Chicago’s Field Museum and the Nunatsiavut government in Labrador have been given the first Cultural Repatriation Award by Inuit Tapiriit Kanatami, Canada’s national Inuit group.
The award recognizes the return of the bodies of 22 Inuit who were exhumed in 1927-1928 by William Strong, then an assistant curator at the museum.
The remains were kept in the museum’s collection until they were returned to Nunatsiavut in 2011 after three years of negotiations. They have since been reburied.

Liberal cabinet minister Carolyn Bennett is urging the leader of the official Opposition to kick Sen. Lynn Beyak out of the Conservative caucus.
Bennett, the minister for Crown- Indigenous relations, made the comments today during question period.
Beyak this week urging First Nations people to exchange their status cards “for a Canadian citizenship.”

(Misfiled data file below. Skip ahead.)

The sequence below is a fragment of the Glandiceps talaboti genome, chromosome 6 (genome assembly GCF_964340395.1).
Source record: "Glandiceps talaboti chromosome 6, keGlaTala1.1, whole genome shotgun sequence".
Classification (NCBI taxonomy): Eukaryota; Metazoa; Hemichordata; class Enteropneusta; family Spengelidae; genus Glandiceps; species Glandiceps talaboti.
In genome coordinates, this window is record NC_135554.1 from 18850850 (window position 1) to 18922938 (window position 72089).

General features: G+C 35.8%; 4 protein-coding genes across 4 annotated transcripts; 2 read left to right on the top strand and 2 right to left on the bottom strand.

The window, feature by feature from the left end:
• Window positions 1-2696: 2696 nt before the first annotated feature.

Bennett describes Beyak’s latest comments as offensive, hurtful and ill-informed.
In a letter posted last week on her website, Beyak urged Indigenous Canadians to accept a one-time payment for outstanding treaty and land claims and end the guilt trip against their non-Indigenous counterparts.
Bennett is urging Conservative Leader Andrew Scheer to kick Beyak out of caucus, but Scheer has said while he disagrees with Beyak, she should leave on her own if she won’t embrace his positive message.
Beyak was removed from the Senate’s Aboriginal Peoples committee last spring after saying the good that came out of residential schools has been obscured by excessive focus on their legacy of abuse and cultural genocide.